I am fascinated at how the Internet continues to change the landscape of enterprise. Where people once had to locate themselves near cities in order to maximize their work opportunities, here is another example of a person being able to live in a somewhat remote area, and have access to millions for their goods, trades, or services--all thanks to the Internet. Perhaps this is an extension of Seth Godin's new standard for conferences and meetings, where people can meet in virtual fashion, cutting out commutes, etc. And in a virtual world I can look like George Clooney if I thought it would help me.

Positives aside, I am sure I am not the only one who wonders where this is all going. I sometimes hear the voices of naysayers admonishing that our attachments to technology separate us from the spiritual, truly intimate, and sublime. Or that technology ultimately threatens our knowledge and ability to survive. Truly, I could be enjoying a starry night or some community event right now, but instead I chose to sit for additional hours in front of my computer to read other blogs and add to my own. I can honestly say that I know individuals in my online community far better than I know my real next door neighbors.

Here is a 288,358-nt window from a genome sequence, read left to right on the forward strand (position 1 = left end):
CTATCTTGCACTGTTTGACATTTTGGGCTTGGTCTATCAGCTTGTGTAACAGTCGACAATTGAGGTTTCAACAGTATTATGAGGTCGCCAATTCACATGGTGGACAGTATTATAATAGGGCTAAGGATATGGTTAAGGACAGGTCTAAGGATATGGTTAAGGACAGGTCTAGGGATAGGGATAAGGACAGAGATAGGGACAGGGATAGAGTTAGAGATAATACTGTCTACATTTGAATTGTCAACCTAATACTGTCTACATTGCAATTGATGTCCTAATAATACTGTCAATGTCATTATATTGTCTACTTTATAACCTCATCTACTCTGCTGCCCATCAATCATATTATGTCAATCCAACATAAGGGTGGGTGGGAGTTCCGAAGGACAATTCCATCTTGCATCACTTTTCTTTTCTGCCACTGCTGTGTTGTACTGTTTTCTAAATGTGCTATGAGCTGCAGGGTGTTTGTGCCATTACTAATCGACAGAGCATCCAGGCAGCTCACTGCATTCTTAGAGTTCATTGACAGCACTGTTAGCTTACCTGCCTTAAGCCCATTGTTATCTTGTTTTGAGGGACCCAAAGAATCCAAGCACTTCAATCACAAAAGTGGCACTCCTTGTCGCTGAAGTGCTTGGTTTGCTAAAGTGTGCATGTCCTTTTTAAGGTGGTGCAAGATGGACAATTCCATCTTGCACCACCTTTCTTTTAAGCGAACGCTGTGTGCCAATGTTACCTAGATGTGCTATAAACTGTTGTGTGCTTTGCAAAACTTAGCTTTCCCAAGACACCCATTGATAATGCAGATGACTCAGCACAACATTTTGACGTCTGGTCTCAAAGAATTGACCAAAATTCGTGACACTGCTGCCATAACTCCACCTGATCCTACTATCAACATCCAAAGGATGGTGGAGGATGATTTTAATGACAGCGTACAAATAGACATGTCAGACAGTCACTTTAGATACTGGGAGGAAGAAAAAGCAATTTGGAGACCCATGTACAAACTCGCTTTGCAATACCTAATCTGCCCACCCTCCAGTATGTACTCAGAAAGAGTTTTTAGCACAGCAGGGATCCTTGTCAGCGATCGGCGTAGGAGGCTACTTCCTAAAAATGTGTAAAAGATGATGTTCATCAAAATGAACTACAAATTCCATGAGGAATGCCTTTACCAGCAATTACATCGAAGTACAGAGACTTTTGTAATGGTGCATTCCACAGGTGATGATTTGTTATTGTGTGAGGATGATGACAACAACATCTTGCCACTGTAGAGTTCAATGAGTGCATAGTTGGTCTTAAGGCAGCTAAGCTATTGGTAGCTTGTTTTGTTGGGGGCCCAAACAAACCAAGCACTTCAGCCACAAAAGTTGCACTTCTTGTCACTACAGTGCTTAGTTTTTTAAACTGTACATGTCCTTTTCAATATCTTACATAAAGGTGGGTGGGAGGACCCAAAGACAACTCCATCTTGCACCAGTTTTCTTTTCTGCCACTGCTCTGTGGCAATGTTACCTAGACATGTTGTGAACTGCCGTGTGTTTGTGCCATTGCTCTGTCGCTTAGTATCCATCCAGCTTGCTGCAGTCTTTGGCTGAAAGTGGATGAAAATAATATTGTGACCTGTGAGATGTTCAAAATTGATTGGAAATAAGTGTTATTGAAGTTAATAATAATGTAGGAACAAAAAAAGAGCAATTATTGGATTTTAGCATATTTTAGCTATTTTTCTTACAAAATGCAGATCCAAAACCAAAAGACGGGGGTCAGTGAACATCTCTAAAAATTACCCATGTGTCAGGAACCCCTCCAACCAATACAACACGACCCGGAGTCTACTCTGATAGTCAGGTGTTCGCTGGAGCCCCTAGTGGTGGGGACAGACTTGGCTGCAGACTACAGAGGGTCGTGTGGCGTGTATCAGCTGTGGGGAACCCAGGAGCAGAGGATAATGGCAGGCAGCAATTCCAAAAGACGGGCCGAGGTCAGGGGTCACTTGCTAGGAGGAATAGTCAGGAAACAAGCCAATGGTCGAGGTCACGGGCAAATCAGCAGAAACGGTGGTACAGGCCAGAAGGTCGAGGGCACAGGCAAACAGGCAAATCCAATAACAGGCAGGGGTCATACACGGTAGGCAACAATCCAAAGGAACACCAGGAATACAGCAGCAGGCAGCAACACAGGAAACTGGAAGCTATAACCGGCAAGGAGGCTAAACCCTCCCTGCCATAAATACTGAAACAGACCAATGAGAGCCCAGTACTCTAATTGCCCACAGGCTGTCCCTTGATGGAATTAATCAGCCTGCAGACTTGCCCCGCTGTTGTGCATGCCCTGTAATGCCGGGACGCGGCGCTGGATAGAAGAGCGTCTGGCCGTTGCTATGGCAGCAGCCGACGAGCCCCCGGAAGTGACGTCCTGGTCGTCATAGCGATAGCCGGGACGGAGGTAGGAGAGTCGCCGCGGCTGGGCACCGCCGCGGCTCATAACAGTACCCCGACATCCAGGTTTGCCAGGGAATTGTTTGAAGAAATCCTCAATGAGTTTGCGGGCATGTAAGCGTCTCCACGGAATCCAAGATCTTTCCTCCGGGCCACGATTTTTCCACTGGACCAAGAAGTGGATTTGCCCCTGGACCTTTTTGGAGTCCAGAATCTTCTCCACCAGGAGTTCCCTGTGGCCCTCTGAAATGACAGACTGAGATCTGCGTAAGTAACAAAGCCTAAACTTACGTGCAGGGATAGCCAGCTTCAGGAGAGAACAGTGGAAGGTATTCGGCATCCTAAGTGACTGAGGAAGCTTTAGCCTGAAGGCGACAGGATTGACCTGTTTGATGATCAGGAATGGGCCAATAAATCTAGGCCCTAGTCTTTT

That said, I am inspired to go out and connect again with the real world. And while I'm out, I'll stop somewhere where I'm likely to meet lots of people. Perhaps I can make it to a major social gathering like the midnight release of the Nintendo Wii Fit. And after I buy one, I will focus on finding my spiritual center by playing the yoga game.

Sunday, May 18, 2008

Strive for your best